The postpartum period consists of the first 6 weeks post-delivery, over which time the body returns to its pre-pregnant state. This phase is dynamic, complicated, and filled with challenges. Women have to balance learning how to become a new mother with self-care and recovery. There are 6 key areas to consider to prepare and optimize oneself for surviving, and even thriving, postpartum. Dr. Lucky Sekhon is a reproductive endocrinologist and infertility specialist, a board-certified obstetrician, and a gynaecologist. She has particular expertise in fertility preservation (egg freezing), LGBTQ family building, and in-vitro fertilization. While Dr. Sekhon maintains a busy clinical practice, she continues to publish and present cutting edge clinical research in the field of reproductive medicine. She is passionate about educating women about their reproductive health and family building options and often volunteers at various Women’s’ Health outreach events throughout the city. We asked her about the key areas you can prepare yourself for the postpartum period. Keep reading for more according to Lucky Sekhon, leading OBGYN.
How To Set Yourself Up For Postpartum: The 6 Key Areas
A typical newborn wakes every 2-3 hours and requires feeding, changing, and to be soothed back to sleep. As a coping mechanism, it is important to try and sleep when the baby sleeps. Although sleep will be fragmented and frequently interrupted, the small increments of rest will add up. It is important to set yourself up in a way that is conducive to falling back asleep easily in between nighttime feedings and diaper changes, such as setting up the baby’s crib or bassinet near your bed for easy access. If you have the help of a partner, family member, friend, or nanny – it is wise to plan for a 3-4 hour block of time where you can have uninterrupted sleep while someone watches the baby – this may help to restore your energy and prevent chronic fatigue.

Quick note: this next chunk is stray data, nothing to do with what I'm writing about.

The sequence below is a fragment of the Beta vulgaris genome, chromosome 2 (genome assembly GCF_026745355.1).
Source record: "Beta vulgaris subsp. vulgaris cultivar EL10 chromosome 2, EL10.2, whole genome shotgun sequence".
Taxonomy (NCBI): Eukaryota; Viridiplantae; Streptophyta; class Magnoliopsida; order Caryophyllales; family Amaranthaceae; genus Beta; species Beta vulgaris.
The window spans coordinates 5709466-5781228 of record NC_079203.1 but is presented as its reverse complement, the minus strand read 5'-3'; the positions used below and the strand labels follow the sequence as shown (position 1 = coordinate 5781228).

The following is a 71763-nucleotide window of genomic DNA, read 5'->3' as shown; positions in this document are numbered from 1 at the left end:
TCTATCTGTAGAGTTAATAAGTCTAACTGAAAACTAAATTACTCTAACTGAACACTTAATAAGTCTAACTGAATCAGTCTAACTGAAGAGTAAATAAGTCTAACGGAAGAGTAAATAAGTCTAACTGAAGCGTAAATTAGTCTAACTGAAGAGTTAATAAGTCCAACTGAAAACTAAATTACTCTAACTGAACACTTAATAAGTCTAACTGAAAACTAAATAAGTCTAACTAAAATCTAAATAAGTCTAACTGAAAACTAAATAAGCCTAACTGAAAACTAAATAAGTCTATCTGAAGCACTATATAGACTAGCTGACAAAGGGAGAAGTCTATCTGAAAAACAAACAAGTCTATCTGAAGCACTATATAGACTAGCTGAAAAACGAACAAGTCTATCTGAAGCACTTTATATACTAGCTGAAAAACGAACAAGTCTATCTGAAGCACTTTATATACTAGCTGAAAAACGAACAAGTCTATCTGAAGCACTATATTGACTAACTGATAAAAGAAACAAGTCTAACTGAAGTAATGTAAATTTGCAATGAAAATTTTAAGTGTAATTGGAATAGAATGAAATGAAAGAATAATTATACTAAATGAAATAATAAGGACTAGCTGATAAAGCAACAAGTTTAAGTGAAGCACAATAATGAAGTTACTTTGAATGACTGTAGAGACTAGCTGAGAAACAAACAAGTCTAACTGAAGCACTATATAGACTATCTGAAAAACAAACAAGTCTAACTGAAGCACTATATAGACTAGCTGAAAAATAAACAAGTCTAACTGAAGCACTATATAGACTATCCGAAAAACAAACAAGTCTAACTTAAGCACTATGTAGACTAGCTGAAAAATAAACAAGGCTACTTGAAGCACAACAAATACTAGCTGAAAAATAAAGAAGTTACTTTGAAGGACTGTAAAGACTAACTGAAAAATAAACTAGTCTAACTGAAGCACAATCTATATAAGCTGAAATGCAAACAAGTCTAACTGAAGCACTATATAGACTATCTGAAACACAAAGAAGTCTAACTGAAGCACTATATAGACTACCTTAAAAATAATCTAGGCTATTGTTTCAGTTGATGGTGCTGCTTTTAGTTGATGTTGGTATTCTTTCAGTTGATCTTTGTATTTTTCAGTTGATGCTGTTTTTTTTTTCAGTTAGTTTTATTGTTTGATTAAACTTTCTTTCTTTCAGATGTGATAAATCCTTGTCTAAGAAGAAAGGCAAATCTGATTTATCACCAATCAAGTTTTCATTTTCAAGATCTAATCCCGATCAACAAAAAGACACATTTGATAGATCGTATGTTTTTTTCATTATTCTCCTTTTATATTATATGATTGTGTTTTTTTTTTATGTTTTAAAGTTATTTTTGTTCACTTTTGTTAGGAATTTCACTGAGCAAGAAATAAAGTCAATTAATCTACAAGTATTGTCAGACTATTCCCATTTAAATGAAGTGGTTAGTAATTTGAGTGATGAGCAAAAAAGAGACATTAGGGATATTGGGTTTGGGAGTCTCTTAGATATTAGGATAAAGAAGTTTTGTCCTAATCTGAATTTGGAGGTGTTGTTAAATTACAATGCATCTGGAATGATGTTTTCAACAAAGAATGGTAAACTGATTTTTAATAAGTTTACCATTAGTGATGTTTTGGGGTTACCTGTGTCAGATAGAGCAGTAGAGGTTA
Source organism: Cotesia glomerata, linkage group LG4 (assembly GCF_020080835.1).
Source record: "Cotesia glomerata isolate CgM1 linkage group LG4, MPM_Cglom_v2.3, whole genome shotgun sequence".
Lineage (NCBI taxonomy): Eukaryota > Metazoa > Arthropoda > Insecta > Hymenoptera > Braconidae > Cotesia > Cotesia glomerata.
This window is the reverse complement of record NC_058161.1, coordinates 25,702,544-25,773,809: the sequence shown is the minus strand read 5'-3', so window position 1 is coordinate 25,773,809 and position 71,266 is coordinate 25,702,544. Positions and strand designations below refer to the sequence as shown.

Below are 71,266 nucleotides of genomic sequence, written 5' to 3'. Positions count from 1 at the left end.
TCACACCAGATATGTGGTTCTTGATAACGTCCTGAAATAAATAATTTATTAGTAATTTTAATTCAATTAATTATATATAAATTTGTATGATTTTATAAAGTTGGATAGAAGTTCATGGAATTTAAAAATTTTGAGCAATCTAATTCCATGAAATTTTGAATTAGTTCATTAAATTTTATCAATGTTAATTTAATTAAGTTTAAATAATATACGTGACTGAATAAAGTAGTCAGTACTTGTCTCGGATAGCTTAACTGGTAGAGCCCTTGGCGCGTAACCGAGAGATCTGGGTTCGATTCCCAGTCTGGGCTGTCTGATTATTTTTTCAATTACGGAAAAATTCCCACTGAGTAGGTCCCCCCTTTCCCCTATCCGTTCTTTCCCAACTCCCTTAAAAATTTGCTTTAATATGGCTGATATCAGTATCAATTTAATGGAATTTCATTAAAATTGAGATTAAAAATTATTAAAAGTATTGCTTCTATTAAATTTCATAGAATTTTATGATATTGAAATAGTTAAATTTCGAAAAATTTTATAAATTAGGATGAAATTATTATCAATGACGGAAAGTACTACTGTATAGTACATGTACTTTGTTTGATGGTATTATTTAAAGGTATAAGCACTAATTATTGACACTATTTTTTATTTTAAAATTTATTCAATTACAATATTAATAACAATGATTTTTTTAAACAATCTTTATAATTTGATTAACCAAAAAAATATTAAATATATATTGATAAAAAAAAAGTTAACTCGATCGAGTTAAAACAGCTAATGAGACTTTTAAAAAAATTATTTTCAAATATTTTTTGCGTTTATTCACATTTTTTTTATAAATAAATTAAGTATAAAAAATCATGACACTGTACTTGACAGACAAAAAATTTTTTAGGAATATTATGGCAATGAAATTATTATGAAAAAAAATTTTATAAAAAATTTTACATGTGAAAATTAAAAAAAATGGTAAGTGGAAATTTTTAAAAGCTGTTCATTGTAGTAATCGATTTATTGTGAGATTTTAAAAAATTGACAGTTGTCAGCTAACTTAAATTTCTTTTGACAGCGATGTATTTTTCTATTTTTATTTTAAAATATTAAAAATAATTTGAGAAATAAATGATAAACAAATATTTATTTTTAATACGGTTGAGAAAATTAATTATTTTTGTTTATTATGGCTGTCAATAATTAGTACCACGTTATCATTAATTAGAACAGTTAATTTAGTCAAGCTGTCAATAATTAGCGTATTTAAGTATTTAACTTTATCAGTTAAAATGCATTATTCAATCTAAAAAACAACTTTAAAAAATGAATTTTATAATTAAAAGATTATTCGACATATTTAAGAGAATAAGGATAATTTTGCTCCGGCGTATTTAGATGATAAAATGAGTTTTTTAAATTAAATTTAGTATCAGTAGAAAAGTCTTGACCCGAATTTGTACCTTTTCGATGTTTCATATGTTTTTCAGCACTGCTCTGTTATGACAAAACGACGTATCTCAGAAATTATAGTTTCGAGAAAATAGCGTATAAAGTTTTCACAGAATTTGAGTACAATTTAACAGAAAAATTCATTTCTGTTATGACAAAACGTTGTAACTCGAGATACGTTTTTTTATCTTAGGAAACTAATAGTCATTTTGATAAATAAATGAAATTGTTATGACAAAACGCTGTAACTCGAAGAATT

Part of recovery during the postpartum phase involves a healthy, balanced diet to provide necessary energy and facilitate healing. During a hectic day of caring for a newborn, mothers often neglect their own needs, including eating at least 3 meals a day, hydrating, and healthy snacking. It is important to plan ahead and come up with ideas for simple, healthy meals that are easy to prepare. One should avoid extreme dieting in an effort to lose pregnancy weight rapidly as this may lead to nutritional deficiencies and impair one’s ability to breastfeed. It is better to focus on a diet packed with vegetables and fruits and balanced with proteins and healthy carbohydrates. It is also important to continue taking a multivitamin to fill in for whatever vitamins and nutrients might be missing from the diet.